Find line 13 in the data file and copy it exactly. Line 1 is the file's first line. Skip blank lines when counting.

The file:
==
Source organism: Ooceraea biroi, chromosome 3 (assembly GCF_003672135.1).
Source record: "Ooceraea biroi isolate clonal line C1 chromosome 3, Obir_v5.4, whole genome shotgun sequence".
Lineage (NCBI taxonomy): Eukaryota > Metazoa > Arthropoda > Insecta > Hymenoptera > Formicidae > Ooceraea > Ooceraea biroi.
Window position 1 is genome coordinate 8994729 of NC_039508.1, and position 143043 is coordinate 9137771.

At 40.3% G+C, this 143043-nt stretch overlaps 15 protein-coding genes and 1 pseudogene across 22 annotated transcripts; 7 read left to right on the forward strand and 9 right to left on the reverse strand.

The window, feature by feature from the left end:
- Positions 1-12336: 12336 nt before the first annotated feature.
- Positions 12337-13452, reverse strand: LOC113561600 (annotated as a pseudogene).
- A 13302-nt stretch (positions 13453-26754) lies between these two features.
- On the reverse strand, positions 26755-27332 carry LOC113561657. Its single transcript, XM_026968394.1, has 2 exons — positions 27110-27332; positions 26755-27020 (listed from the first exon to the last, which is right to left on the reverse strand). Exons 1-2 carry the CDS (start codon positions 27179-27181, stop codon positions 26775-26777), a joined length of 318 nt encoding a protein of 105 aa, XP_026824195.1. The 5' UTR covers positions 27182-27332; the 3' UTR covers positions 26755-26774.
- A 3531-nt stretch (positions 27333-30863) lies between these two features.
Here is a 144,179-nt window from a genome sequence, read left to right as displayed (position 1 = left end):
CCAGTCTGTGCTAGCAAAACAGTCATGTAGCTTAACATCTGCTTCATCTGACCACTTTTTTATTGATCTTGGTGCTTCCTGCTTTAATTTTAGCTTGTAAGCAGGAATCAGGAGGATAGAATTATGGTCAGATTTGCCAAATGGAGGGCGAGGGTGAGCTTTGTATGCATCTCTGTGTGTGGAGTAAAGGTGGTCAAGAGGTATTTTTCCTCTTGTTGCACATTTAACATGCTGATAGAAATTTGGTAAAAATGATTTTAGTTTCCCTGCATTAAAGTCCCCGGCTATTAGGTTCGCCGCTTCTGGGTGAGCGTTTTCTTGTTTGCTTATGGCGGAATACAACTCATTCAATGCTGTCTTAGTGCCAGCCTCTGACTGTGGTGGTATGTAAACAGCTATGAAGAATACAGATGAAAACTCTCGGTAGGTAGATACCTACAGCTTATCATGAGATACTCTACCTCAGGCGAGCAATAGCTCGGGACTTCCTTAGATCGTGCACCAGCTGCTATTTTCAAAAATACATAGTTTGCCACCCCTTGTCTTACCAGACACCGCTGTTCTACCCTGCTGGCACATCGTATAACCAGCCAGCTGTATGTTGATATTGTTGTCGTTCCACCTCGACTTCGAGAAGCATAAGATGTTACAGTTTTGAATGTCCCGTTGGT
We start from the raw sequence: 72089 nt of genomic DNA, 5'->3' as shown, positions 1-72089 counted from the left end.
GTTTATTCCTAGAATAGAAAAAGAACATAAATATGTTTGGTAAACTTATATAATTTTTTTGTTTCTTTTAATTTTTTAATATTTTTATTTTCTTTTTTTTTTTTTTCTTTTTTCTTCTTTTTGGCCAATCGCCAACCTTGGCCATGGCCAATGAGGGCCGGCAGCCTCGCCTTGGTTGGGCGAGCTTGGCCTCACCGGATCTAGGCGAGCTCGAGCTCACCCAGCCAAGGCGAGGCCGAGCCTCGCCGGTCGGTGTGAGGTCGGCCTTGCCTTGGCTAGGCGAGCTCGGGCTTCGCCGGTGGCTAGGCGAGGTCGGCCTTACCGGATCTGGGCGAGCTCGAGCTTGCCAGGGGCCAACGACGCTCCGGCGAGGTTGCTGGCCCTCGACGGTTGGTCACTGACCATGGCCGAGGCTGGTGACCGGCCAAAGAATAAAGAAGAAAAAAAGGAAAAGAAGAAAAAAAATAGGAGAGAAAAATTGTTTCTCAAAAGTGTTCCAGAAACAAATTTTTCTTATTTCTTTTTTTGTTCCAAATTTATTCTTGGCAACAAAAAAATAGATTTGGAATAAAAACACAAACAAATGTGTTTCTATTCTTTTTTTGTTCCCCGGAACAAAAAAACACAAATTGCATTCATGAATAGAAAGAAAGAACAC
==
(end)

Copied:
CCAGTCTGTGCTAGCAAAACAGTCATGTAGCTTAACATCTGCTTCATCTGACCACTTTTTTATTGATCTTGGTGCTTCCTGCTTTAATTTTAGCTTGTAAGCAGGAATCAGGAGGATAGAATTATGGTCAGATTTGCCAAATGGAGGGCGAGGGTGAGCTTTGTATGCATCTCTGTGTGTGGAGTAAAGGTGGTCAAGAGGTATTTTTCCTCTTGTTGCACATTTAACATGCTGATAGAAATTTGGTAAAAATGATTTTAGTTTCCCTGCATTAAAGTCCCCGGCTATTAGGTTCGCCGCTTCTGGGTGAGCGTTTTCTTGTTTGCTTATGGCGGAATACAACTCATTCAATGCTGTCTTAGTGCCAGCCTCTGACTGTGGTGGTATGTAAACAGCTATGAAGAATACAGATGAAAACTCTCGGTAGGTAGATACCTACAGCTTATCATGAGATACTCTACCTCAGGCGAGCAATAGCTCGGGACTTCCTTAGATCGTGCACCAGCTGCTATTTTCAAAAATACATAGTTTGCCACCCCTTGTCTTACCAGACACCGCTGTTCTACCCTGCTGGCACATCGTATAACCAGCCAGCTGTATGTTGATATTGTTGTCGTTCCACCTCGACTTCGAGAAGCATAAGATGTTACAGTTTTGAATGTCCCGTTGGT